Can I use FOIA to source lists?

Sure! It's legal. Is it wise? Um....let's skip that point for a moment. Let's start with, "it's legal!"

What does "FOIA" mean in this context? Wikipedia to the rescue:
 The Freedom of Information Act (FOIA), 5 U.S.C. § 552, is a federal freedom of information law that requires the full or partial disclosure of previously unreleased information and documents controlled by the United States government upon request. 
Apart from the U.S. federal government's Freedom of Information Act, the U.S. states have their own varying freedom of information laws.
Querying a government agency to get information back is almost always referred to as "obtaining this information via FOIA" even if that's not exactly the correct governing law in some circumstances.

Lots of different kinds of email address data can be obtained via FOIA requests.
  • People with certain licenses (like hairdressers and real estate agents).
  • School officials.
  • Medical boards (maybe?).
  • Even people who have emailed various government agencies (I ran into this all the time when I lived in Florida).
So, that's how you get the data.

Next, how do you send emails to this list via your favorite email platform?

You don't. 

Those people didn't sign up for mail from you and if you send them mail, you're sending spam. ESPs hate spam and if they catch you, they will suspend or terminate your account.

ESPs consider FOIA-compiled email lists to be equal to purchased lists. No smart, successful or savvy email platform allows purchased lists or FOIA lists.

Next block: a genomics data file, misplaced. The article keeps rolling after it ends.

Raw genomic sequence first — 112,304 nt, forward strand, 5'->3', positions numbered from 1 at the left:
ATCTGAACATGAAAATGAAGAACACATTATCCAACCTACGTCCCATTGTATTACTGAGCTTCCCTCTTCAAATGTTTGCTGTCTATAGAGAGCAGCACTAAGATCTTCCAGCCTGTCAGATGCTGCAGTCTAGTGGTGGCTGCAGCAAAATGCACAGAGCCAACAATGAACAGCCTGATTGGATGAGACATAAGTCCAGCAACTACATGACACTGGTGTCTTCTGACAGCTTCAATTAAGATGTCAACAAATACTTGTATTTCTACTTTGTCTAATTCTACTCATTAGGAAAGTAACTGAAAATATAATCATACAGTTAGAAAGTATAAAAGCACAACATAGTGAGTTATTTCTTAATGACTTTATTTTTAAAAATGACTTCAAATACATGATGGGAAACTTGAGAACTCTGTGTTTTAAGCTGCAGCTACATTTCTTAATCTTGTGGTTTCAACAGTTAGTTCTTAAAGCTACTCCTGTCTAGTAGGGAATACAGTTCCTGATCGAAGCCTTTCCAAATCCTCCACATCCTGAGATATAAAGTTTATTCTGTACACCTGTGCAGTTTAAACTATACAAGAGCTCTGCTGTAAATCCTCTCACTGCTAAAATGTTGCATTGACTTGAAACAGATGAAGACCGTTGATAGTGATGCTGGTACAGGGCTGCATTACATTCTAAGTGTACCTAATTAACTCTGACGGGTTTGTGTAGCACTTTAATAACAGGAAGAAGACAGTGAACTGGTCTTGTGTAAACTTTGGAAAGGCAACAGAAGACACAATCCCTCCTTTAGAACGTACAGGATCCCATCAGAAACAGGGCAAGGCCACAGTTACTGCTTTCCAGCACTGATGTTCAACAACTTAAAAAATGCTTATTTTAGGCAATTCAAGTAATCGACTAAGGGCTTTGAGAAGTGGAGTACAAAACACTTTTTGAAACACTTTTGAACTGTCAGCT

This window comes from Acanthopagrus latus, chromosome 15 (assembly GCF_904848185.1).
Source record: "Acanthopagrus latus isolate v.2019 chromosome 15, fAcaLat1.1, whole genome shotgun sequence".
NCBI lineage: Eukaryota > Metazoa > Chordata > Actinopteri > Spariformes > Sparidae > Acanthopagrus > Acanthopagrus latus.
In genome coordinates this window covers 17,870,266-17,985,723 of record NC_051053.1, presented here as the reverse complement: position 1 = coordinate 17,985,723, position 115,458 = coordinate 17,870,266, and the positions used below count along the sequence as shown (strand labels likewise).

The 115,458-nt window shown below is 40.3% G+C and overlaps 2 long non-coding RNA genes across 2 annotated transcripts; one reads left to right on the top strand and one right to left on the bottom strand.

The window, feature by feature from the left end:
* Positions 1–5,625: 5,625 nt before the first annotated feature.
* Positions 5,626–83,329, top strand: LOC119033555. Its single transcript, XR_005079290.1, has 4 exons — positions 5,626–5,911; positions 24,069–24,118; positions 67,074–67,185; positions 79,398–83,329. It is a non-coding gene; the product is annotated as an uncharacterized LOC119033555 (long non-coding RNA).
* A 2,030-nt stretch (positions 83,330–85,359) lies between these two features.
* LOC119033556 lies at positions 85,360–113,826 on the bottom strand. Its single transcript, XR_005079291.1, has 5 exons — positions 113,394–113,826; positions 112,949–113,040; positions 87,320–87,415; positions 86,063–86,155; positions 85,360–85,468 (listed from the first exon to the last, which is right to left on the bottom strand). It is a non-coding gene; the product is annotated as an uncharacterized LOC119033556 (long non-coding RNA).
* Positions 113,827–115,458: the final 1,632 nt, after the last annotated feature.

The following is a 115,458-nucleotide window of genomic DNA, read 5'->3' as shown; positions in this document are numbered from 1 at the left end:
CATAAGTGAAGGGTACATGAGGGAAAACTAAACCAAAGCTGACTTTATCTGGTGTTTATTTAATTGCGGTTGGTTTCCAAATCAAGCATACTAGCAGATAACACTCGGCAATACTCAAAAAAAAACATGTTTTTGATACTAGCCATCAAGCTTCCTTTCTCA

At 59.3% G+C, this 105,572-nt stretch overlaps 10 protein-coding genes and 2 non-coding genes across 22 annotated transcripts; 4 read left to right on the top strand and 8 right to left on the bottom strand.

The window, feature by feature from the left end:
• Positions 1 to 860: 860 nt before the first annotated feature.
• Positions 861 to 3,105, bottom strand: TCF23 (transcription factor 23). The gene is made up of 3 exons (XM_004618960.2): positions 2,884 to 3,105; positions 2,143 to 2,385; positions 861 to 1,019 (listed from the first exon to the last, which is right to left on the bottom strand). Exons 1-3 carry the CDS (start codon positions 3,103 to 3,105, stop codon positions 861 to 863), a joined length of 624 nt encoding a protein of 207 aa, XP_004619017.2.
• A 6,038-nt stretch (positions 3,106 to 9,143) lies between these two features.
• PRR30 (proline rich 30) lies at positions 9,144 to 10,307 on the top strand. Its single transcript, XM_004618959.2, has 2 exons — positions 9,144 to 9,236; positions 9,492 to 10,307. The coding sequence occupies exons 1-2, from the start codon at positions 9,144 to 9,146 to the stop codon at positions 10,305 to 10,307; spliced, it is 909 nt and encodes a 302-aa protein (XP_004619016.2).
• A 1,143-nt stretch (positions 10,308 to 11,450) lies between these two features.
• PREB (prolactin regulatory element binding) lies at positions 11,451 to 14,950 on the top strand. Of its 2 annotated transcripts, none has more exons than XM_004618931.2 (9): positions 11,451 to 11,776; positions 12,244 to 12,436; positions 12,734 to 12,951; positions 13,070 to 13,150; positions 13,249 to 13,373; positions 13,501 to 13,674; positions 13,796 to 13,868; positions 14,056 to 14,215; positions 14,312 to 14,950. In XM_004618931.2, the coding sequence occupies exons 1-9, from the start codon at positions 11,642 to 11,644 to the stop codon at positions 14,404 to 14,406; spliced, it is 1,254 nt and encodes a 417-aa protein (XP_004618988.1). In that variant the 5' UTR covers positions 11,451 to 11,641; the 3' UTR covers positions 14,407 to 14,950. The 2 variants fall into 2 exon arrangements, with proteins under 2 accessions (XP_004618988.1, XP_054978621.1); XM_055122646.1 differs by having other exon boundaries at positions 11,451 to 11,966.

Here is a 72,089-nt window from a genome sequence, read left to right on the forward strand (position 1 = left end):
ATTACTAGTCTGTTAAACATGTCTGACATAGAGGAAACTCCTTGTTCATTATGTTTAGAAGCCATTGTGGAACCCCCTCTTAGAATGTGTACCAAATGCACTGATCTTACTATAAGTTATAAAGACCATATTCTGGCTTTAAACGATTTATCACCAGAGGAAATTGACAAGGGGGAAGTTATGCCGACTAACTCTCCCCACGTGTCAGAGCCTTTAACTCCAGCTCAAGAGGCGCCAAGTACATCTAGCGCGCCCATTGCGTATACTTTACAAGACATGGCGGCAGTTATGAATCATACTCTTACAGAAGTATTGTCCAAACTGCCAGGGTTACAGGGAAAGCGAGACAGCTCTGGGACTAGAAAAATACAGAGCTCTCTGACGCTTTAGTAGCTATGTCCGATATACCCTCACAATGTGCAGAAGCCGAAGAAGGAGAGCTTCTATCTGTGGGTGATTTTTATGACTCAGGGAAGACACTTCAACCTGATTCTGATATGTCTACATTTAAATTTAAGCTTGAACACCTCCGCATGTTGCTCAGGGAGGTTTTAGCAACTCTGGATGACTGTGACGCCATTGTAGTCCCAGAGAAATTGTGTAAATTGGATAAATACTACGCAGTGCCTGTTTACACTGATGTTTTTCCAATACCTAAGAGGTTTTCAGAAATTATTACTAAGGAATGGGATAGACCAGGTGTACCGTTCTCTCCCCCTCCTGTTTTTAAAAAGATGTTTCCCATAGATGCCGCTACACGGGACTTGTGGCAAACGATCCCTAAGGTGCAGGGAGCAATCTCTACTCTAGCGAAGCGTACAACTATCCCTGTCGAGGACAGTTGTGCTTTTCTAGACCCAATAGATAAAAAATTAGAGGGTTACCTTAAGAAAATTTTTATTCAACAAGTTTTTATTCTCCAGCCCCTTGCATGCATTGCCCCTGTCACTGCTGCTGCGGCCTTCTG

As I said above, I got FOIA-sourced spam once in a while back in Florida. (Thanks, Florida Sunshine Law.) A couple years ago, I signed up for various city email lists in the south Florida city my wife and I were living in. Apparently people would use FOIA-like data requests to get my email address (and other addresses) and then they'd upload those addresses into some service like Constant Contact and MailChimp. Then they'd email me. Then I'd forward the email to the abuse desk of the sending email platform. And then a policy compliance person from that ESP would reply to me, letting me know one of two things:
  • We're suspending this account now, or
  • We've already suspended this account because you're like the 54th person to complain about this.
Uh oh, those spammers lost their ESP access. And rightly so. Don't be like those spamming idiots -- it's a short term strategy (at best) and it inevitably will both run you into problems with a platform's policy compliance team and cause deliverability issues.

Even if I didn't care about best practices or policy enforcement or email ethics, I still wouldn't allow or support use of purchased list data or FOIA data. Why? Because it performs poorly and causes deliverability problems. It just doesn't work.

And if you're asking, hey, is this some sort of new industry restriction? Well, you're missing the point, but the answer is no, this isn't some new restriction. It was always bad news -- here's Mickey Chandler blogging on this very topic almost ten years ago.

(Edit: I'm not blaming MailChimp and Constant Contact here. Both have strong permission policies and are quick to drop the ban hammer on anyone who violates those policies. I thank them for this.)

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